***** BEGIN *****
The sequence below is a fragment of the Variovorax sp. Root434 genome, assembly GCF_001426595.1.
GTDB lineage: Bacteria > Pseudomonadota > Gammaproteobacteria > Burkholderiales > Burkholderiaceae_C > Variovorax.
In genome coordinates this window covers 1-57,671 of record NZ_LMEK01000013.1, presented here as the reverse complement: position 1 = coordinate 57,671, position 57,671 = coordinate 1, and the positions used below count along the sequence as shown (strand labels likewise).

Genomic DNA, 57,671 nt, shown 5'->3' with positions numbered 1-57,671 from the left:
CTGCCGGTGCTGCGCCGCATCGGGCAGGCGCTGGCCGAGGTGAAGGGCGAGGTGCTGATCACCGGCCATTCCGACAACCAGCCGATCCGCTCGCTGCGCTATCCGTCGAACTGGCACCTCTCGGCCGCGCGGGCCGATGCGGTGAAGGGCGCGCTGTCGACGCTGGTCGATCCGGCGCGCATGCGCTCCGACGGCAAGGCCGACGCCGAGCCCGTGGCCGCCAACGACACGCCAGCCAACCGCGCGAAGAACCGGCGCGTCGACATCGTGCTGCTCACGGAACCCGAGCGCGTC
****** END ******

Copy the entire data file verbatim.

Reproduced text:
The sequence below is a fragment of the Variovorax sp. Root434 genome, assembly GCF_001426595.1.
GTDB lineage: Bacteria > Pseudomonadota > Gammaproteobacteria > Burkholderiales > Burkholderiaceae_C > Variovorax.
In genome coordinates this window covers 1-57,671 of record NZ_LMEK01000013.1, presented here as the reverse complement: position 1 = coordinate 57,671, position 57,671 = coordinate 1, and the positions used below count along the sequence as shown (strand labels likewise).

Genomic DNA, 57,671 nt, shown 5'->3' with positions numbered 1-57,671 from the left:
CTGCCGGTGCTGCGCCGCATCGGGCAGGCGCTGGCCGAGGTGAAGGGCGAGGTGCTGATCACCGGCCATTCCGACAACCAGCCGATCCGCTCGCTGCGCTATCCGTCGAACTGGCACCTCTCGGCCGCGCGGGCCGATGCGGTGAAGGGCGCGCTGTCGACGCTGGTCGATCCGGCGCGCATGCGCTCCGACGGCAAGGCCGACGCCGAGCCCGTGGCCGCCAACGACACGCCAGCCAACCGCGCGAAGAACCGGCGCGTCGACATCGTGCTGCTCACGGAACCCGAGCGCGTC